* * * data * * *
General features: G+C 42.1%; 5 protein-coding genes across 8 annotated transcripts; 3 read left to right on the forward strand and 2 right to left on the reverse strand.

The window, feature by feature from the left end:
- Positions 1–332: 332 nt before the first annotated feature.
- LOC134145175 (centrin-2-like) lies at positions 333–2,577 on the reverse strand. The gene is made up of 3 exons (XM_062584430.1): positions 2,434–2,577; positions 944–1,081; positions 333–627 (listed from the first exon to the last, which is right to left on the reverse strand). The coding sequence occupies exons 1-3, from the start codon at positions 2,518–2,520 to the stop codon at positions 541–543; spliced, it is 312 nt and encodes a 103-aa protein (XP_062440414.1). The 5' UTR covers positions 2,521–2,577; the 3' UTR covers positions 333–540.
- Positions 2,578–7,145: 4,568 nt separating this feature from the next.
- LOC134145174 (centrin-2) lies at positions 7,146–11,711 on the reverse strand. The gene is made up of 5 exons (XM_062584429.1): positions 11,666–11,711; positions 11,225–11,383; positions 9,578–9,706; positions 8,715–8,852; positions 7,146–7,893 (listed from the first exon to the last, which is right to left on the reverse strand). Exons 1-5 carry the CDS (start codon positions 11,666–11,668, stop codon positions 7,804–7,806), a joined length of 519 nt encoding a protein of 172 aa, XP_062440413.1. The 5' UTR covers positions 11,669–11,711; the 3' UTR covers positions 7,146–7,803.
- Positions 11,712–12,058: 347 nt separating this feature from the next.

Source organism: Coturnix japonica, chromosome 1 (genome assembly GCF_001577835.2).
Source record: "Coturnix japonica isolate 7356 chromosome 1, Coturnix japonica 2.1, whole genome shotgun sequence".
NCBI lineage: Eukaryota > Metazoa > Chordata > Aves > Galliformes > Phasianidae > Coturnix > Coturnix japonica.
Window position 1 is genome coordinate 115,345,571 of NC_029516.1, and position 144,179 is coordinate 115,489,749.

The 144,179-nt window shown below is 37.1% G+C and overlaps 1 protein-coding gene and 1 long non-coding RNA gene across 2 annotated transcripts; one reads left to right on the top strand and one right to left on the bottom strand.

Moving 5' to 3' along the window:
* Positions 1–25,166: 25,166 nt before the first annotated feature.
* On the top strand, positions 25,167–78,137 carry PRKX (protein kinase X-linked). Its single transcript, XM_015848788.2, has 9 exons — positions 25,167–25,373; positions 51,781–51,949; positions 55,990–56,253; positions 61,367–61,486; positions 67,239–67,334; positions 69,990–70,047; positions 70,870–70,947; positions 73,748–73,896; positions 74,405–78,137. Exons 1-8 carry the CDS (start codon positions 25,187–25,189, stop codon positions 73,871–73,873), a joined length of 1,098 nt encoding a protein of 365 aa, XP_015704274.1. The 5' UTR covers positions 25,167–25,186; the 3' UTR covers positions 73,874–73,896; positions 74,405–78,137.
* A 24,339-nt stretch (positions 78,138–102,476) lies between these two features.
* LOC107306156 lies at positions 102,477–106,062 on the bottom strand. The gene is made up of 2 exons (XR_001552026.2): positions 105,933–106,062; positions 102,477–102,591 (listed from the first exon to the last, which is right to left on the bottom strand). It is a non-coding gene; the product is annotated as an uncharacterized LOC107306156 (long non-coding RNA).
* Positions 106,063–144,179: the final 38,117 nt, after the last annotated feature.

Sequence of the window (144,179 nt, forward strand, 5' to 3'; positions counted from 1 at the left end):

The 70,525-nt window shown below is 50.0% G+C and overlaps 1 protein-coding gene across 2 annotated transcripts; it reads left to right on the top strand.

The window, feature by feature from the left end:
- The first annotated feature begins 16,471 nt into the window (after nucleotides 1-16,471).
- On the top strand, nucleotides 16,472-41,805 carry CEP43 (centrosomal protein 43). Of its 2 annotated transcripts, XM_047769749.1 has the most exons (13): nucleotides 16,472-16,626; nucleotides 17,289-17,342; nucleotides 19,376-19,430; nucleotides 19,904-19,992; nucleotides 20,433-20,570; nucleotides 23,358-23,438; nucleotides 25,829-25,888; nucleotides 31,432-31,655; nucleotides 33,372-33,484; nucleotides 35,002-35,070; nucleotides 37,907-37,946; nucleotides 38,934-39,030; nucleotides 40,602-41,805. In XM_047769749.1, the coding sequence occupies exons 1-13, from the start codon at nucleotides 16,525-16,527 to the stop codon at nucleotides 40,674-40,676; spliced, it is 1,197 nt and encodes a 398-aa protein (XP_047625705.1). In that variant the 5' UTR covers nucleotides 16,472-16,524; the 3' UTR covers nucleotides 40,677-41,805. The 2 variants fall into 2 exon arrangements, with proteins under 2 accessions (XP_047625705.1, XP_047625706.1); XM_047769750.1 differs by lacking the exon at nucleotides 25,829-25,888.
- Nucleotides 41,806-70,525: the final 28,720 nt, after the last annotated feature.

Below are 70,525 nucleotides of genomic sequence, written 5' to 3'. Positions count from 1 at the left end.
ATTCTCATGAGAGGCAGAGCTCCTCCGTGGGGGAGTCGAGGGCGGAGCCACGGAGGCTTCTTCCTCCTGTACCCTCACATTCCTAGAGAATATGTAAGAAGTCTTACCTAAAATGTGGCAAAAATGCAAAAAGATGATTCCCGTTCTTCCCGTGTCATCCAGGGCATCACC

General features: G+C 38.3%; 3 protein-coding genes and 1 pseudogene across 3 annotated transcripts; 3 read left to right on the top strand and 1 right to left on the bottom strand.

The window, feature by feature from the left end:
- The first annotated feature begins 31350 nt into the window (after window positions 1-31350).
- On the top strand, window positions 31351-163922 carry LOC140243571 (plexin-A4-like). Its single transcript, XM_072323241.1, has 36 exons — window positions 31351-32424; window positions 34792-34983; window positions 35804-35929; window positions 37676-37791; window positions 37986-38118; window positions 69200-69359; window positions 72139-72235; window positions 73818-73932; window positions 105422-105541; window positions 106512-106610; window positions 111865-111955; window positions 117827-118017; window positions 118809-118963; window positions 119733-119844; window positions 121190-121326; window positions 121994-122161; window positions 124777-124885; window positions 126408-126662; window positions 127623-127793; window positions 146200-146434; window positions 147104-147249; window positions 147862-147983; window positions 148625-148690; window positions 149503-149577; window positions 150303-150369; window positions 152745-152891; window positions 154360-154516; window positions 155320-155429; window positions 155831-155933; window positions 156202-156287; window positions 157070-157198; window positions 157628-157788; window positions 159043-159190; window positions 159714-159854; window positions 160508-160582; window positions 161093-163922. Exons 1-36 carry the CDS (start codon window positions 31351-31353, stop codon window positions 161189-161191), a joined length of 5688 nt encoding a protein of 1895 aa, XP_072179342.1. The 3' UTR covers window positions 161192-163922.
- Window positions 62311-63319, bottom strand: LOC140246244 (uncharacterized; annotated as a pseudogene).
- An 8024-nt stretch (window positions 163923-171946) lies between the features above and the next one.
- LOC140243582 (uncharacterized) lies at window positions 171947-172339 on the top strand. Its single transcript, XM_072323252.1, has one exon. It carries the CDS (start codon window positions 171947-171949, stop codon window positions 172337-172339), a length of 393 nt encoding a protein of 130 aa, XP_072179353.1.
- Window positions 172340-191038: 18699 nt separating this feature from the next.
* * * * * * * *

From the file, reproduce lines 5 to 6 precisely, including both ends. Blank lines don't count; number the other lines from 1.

- Positions 2,578–7,145: 4,568 nt separating this feature from the next.
- LOC134145174 (centrin-2) lies at positions 7,146–11,711 on the reverse strand. The gene is made up of 5 exons (XM_062584429.1): positions 11,666–11,711; positions 11,225–11,383; positions 9,578–9,706; positions 8,715–8,852; positions 7,146–7,893 (listed from the first exon to the last, which is right to left on the reverse strand). Exons 1-5 carry the CDS (start codon positions 11,666–11,668, stop codon positions 7,804–7,806), a joined length of 519 nt encoding a protein of 172 aa, XP_062440413.1. The 5' UTR covers positions 11,669–11,711; the 3' UTR covers positions 7,146–7,803.